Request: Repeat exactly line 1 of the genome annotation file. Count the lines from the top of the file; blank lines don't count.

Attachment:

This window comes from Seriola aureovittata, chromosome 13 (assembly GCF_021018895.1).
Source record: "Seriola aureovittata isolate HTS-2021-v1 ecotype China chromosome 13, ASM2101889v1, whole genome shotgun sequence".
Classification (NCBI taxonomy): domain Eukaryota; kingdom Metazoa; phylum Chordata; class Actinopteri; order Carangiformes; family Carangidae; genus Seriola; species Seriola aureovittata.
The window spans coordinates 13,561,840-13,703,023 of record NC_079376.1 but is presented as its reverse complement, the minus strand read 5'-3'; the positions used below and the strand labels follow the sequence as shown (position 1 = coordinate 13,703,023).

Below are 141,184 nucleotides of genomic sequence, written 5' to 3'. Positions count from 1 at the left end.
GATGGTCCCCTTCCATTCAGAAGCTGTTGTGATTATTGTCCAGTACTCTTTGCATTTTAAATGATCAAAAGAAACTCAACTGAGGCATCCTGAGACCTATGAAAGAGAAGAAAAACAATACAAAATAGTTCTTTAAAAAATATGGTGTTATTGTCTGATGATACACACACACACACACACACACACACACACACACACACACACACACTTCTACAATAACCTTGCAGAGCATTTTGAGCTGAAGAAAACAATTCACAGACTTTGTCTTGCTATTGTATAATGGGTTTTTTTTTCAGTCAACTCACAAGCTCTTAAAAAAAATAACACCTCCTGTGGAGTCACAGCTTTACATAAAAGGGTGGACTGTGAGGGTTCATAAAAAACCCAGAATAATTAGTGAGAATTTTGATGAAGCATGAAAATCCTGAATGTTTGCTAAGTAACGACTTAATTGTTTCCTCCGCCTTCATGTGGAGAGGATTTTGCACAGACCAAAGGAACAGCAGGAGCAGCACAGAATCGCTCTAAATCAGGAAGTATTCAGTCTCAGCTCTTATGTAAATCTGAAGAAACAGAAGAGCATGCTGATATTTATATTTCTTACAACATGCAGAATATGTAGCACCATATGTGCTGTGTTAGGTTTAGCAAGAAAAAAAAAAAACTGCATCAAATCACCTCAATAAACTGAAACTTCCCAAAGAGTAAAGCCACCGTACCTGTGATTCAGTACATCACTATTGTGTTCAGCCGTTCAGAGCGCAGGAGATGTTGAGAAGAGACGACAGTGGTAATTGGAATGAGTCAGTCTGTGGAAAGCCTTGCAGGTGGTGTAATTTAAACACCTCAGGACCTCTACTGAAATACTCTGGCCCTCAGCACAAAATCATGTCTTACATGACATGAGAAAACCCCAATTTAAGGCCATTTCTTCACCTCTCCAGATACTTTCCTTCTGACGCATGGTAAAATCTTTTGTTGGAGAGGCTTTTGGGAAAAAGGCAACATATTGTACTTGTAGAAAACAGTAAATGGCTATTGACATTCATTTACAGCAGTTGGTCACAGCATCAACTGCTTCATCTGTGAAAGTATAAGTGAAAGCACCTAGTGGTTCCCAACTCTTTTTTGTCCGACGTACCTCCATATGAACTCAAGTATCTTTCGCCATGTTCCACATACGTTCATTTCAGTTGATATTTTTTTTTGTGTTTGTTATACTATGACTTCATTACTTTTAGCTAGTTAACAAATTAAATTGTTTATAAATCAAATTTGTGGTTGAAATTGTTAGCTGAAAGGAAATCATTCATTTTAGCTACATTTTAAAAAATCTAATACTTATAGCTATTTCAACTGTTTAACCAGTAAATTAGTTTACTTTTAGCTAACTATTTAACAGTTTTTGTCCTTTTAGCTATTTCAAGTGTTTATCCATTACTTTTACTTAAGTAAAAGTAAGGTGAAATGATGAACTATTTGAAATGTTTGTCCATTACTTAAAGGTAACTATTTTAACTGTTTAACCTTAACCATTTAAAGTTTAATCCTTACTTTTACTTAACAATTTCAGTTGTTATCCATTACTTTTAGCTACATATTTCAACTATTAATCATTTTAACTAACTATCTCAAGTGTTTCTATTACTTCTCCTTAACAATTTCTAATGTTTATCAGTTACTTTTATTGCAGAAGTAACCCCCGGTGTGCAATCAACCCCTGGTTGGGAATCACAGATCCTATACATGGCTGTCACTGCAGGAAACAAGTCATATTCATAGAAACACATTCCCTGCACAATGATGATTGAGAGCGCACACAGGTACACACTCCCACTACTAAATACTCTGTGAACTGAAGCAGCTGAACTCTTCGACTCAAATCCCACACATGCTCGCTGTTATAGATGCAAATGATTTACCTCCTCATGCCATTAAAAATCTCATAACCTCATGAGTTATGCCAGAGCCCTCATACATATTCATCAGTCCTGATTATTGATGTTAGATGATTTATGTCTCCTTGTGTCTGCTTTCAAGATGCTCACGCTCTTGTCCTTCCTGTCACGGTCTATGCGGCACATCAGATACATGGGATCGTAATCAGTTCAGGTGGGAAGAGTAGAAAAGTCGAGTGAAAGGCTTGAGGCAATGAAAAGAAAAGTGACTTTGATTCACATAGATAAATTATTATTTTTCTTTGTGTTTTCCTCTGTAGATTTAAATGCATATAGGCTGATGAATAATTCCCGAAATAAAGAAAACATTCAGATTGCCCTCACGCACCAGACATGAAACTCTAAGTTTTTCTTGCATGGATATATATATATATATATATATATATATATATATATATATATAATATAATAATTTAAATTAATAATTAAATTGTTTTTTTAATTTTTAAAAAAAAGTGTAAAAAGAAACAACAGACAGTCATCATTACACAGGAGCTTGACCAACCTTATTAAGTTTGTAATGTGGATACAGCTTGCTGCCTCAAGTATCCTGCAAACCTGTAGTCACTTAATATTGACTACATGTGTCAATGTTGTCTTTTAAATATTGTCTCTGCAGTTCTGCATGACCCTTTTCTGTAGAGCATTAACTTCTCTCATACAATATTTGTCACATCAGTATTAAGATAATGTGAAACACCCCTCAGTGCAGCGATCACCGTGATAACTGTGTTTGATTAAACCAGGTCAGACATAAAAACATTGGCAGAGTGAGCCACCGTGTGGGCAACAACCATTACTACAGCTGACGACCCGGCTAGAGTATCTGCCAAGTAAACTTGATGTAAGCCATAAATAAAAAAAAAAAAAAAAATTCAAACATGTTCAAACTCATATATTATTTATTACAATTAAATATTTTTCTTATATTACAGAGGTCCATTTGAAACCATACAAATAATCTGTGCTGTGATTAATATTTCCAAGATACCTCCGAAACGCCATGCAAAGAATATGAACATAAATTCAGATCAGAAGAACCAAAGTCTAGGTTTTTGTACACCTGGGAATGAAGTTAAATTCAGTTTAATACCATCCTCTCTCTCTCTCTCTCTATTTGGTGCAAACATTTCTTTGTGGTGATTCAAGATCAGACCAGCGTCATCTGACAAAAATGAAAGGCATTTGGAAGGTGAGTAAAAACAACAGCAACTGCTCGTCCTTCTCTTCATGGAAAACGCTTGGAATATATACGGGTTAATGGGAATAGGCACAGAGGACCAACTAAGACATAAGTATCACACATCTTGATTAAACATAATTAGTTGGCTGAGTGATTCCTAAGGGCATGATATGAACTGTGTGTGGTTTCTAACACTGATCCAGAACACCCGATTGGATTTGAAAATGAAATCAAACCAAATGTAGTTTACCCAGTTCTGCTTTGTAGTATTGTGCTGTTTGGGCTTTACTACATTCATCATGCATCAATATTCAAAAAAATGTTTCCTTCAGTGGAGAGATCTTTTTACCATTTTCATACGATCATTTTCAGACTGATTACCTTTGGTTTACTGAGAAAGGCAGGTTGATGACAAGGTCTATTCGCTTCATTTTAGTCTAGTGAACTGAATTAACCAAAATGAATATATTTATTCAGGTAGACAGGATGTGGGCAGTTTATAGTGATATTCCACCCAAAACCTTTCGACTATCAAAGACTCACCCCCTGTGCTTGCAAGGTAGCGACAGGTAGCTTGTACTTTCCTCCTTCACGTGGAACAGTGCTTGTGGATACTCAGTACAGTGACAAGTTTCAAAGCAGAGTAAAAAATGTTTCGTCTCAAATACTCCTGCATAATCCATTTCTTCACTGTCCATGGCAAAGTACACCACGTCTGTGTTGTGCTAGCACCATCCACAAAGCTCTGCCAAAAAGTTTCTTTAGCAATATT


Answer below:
This window comes from Seriola aureovittata, chromosome 13 (assembly GCF_021018895.1).